Journal of Clinical and Aesthetic Dermatology

JAN 2017

An evidence-based, peer-reviewed journal for practicing clinicians in the field of dermatology

Issue link:

Contents of this Issue


Page 68 of 70

JCAD JOURNAL OF CLINICAL AND AESTHETIC DERMATOLOGY January 2017 • Volume 10 • Number 1 E 5 Introduction The herpes family of viruses includes herpes simplex virus 1 and 2 (HSV-1 and HSV-2), herpes zoster virus (HZV), Epstein-Barr virus (EBV), cytomegalovirus (CMV), and human herpes virus 6, 7, and 8. 2 Following initial infection, the virus lies dormant in the dorsal root nerve ganglion and reactivation can occur at a later date. It is thought that reactivation can be provoked by direct damage to the nerve axon by a needle during an aesthetic procedure. Tissue manipulation and an inflammatory reaction may also play a role in this process, however in the case of dermal filler injections, hyaluronic acid has been demonstrated to act as a protective agent and prevent viral replication. 2 Incidence HSV-1 is ubiquitous with an estimated 50 percent of high socioeconomic status patients becoming seropositive by age 30. 3 The risk of herpes reactivation following dermal filler injection is rare with an incidence of HSV-1 reactivation estimated to be less than 1.45 percent and herpes zoster is even more rare. 4 Signs and Symptoms Signs and symptoms often appear 24 to 48 hours after treatment 2 and initially appear as neuralgic pain or a tingling sensation. There may be some pruritus and dysesthesia. HZV will appear as vesicles or blisters in a unilateral dermatomal distribution, whereas HSV may be bilateral and may appear in several distinct areas. Herpetic lesions appear initially as thin walled intra-epidermal vesicles that subsequently burst, crust, and then heal. They are typically circular ulcerations covered by a yellowish film with surrounding erythema. There is often some weeping from the ulcerations. Prophylaxis and Treatment of Herpetic Infections Martyn King, MD Definition "Any of several viral infections marked by the eruption of small vesicles on the skin or mucous membranes, especially herpes simplex." (From Greek, herpein, to creep) 1 JOURNAL OF CLINICAL AND AESTHETIC DERMATOLOGY Aesthetic complications Guidelines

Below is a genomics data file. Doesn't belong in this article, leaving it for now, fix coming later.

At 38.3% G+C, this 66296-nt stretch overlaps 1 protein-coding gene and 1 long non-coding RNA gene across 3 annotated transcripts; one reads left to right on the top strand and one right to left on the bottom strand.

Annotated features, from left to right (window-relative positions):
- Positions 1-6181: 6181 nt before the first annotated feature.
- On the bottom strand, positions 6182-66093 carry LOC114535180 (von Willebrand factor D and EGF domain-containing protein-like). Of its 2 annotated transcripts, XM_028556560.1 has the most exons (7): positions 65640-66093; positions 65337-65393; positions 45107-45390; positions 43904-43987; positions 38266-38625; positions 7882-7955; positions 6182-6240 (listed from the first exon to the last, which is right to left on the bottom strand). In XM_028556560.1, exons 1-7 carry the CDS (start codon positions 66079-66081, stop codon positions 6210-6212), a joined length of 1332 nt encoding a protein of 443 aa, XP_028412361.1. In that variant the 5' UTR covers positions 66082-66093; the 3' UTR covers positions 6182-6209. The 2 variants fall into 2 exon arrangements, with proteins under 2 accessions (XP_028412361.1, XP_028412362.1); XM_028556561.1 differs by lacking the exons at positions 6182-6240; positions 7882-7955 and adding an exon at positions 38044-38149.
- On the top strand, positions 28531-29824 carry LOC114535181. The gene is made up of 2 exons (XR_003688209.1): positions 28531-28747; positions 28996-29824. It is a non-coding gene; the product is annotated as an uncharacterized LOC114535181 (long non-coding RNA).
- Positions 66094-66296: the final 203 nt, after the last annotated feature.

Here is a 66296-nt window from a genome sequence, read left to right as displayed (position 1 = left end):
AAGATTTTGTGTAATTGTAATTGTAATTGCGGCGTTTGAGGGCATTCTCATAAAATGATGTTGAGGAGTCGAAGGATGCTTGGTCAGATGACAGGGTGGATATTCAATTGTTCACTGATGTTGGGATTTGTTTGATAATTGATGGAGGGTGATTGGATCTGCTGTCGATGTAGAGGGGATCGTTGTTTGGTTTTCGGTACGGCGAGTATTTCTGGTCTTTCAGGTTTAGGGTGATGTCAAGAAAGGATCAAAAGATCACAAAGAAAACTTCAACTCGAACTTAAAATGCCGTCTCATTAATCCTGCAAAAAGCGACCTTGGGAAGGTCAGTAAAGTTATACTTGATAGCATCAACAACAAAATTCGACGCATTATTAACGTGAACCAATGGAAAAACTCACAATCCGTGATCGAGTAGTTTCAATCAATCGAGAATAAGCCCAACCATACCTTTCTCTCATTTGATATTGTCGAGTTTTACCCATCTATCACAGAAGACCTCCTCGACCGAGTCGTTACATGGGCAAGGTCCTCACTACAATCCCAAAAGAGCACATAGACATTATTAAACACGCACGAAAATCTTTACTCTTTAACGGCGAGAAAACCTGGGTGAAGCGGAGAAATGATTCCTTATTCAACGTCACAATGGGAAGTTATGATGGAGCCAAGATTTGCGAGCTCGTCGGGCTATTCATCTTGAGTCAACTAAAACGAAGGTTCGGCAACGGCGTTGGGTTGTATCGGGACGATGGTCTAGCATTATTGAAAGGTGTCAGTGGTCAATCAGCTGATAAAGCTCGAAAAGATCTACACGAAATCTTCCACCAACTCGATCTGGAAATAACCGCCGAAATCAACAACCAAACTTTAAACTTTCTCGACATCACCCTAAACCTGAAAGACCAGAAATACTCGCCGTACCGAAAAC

Articles in this issue

Archives of this issue

view archives of Journal of Clinical and Aesthetic Dermatology - JAN 2017